Conservatives are ceding the climate-change solution conversation to liberals. Since climate change denial is coming from the conservative end of the political spectrum, the only conversations about solutions are happening within progressive circles. This is harmful — we need to include the full spectrum of solutions, not just those agreeable to liberal orthodoxy. And I’m saying this as someone who’s pretty liberal and generally agree with “liberal” solutions to climate change like conservation and investing in renewable energy like solar and wind.
But solutions that include nuclear energy and industrial-strength geoengineering “fake pollution” like injecting sulfur dioxide into the upper atmosphere need to be in the conversation! Even though these solutions might not be in the wheelhouse of left-leaning politicians.
We need to hear the voices of conservatives who aren’t denying reality.
What’s Complicated & What’s Not
There’s a lot about climate change that is complicated. Some of the feedback models are very compute-intensive. And once you get to mitigation strategies, there are intricate policy implications that are complicated and intertwined. Again, we should be wary about oversimplifying the complicated things.
There are plenty more complicated things: methane liberation from increasingly-misleading-named permafrost may accelerate warming; planetary albedo — as reflective ice disappears, more heat is absorbed by the planet; more water vapor in the atmosphere as the temperature rises. These are positive feedback mechanisms — and we engineers have an ingrained terror of positive feedback loops.
Ocean acidification happens as the sea absorbs more CO2 than it has in the past. The likely effect on the ocean food chain is still being researched. This complicated thing might have terrible ramifications.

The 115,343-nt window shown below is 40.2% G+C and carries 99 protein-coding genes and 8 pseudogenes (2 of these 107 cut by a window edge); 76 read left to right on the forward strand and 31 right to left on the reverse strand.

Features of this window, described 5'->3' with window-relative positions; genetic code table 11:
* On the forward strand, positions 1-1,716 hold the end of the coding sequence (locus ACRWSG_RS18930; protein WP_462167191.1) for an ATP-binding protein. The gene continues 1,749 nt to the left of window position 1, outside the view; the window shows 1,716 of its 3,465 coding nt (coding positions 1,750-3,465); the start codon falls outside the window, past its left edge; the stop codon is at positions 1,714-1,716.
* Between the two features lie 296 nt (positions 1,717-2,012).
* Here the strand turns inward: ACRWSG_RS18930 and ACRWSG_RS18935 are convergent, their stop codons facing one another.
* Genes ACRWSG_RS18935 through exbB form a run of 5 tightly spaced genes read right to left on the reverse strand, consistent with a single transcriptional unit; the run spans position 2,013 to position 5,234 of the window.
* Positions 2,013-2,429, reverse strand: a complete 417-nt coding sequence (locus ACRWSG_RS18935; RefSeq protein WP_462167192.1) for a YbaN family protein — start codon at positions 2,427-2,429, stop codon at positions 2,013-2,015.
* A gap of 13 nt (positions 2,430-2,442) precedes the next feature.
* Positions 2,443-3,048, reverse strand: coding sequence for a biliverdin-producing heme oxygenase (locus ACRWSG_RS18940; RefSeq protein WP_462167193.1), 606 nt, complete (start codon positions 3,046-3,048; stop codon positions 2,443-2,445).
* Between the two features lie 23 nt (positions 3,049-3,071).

And … to be even more complicated and tangential, does it matter if global warming is anthropomorphic? Maybe for liberals and conservationists, minimizing man’s influence on nature is inherently a good thing. (“Take only memories, leave only footprints” has been a conservationist credo for many decades.) If climate change were happening naturally and humans were not the cause, would there be a movement from the “man conquers nature” crowd to forcibly muscle our climate back into being ship-shape? (And would liberals and conservationists argue to “let nature take its course”?) I don’t know. 🤷♂️ It’s complicated. (Not for nuthin’, I’m in favor of avoiding abrupt civilization-altering climate changes no matter what their cause. Dunno where that data point lives on the liberal-conservative spectrum.)
I’ve mused about the geo-engineering vs. liberal vs. conservative conundrum in the context of a couple recent science fiction works:
But. Again. There’s no need to overcomplicate the simple things! The four interdisciplinary observations we’ve discussed don’t require post-secondary math or science. They’re straightforward and obvious.
Let’s Do This
If you’re “against the global warming conspiracy” or “a global warming skeptic” then it’s worth being rigorous about what you’re against or skeptical about. These four observations in four disciplines are pretty solid observations; if that’s what you don’t believe, then gather some proof! It would be astonishing if any of these four observations in four disciplines turned out to be wrong, and if you’re the one who proves it, a Nobel Prize might be in your future!
If you agree with these four observations in four disciplines, then let’s acknowledge that and move on to balancing the costs and benefits of different solutions.
We can start the policy debate by agreeing about the obvious stuff. Things on the order of “two plus two is four.”
Let’s do this.